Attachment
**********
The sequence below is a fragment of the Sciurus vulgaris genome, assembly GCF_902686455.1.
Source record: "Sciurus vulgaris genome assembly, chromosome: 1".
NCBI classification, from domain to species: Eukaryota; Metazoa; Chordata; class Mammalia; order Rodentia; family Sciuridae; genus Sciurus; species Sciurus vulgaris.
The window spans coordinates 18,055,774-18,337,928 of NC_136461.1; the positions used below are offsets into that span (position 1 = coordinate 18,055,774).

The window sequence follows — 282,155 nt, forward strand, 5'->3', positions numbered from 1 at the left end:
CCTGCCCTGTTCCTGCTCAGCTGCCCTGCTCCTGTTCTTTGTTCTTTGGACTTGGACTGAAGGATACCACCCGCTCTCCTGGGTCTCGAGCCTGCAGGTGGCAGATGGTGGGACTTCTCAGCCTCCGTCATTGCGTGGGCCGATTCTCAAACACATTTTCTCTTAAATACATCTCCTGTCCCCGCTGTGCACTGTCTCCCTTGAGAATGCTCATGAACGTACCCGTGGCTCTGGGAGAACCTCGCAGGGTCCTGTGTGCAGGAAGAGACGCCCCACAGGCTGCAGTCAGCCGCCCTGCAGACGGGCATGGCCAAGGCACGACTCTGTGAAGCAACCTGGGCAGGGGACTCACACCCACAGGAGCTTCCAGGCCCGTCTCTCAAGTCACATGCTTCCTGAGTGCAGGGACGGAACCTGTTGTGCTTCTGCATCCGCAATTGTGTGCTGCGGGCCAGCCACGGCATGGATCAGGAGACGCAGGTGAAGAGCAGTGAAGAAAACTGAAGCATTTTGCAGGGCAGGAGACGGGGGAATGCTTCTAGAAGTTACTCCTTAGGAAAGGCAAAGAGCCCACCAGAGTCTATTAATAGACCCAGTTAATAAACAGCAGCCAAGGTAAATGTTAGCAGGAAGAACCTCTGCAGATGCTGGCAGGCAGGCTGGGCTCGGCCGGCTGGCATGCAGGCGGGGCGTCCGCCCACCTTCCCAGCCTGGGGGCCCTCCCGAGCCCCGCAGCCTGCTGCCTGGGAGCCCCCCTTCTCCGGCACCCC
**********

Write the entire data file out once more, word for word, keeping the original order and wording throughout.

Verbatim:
The sequence below is a fragment of the Sciurus vulgaris genome, assembly GCF_902686455.1.
Source record: "Sciurus vulgaris genome assembly, chromosome: 1".
NCBI classification, from domain to species: Eukaryota; Metazoa; Chordata; class Mammalia; order Rodentia; family Sciuridae; genus Sciurus; species Sciurus vulgaris.
The window spans coordinates 18,055,774-18,337,928 of NC_136461.1; the positions used below are offsets into that span (position 1 = coordinate 18,055,774).

The window sequence follows — 282,155 nt, forward strand, 5'->3', positions numbered from 1 at the left end:
CCTGCCCTGTTCCTGCTCAGCTGCCCTGCTCCTGTTCTTTGTTCTTTGGACTTGGACTGAAGGATACCACCCGCTCTCCTGGGTCTCGAGCCTGCAGGTGGCAGATGGTGGGACTTCTCAGCCTCCGTCATTGCGTGGGCCGATTCTCAAACACATTTTCTCTTAAATACATCTCCTGTCCCCGCTGTGCACTGTCTCCCTTGAGAATGCTCATGAACGTACCCGTGGCTCTGGGAGAACCTCGCAGGGTCCTGTGTGCAGGAAGAGACGCCCCACAGGCTGCAGTCAGCCGCCCTGCAGACGGGCATGGCCAAGGCACGACTCTGTGAAGCAACCTGGGCAGGGGACTCACACCCACAGGAGCTTCCAGGCCCGTCTCTCAAGTCACATGCTTCCTGAGTGCAGGGACGGAACCTGTTGTGCTTCTGCATCCGCAATTGTGTGCTGCGGGCCAGCCACGGCATGGATCAGGAGACGCAGGTGAAGAGCAGTGAAGAAAACTGAAGCATTTTGCAGGGCAGGAGACGGGGGAATGCTTCTAGAAGTTACTCCTTAGGAAAGGCAAAGAGCCCACCAGAGTCTATTAATAGACCCAGTTAATAAACAGCAGCCAAGGTAAATGTTAGCAGGAAGAACCTCTGCAGATGCTGGCAGGCAGGCTGGGCTCGGCCGGCTGGCATGCAGGCGGGGCGTCCGCCCACCTTCCCAGCCTGGGGGCCCTCCCGAGCCCCGCAGCCTGCTGCCTGGGAGCCCCCCTTCTCCGGCACCCC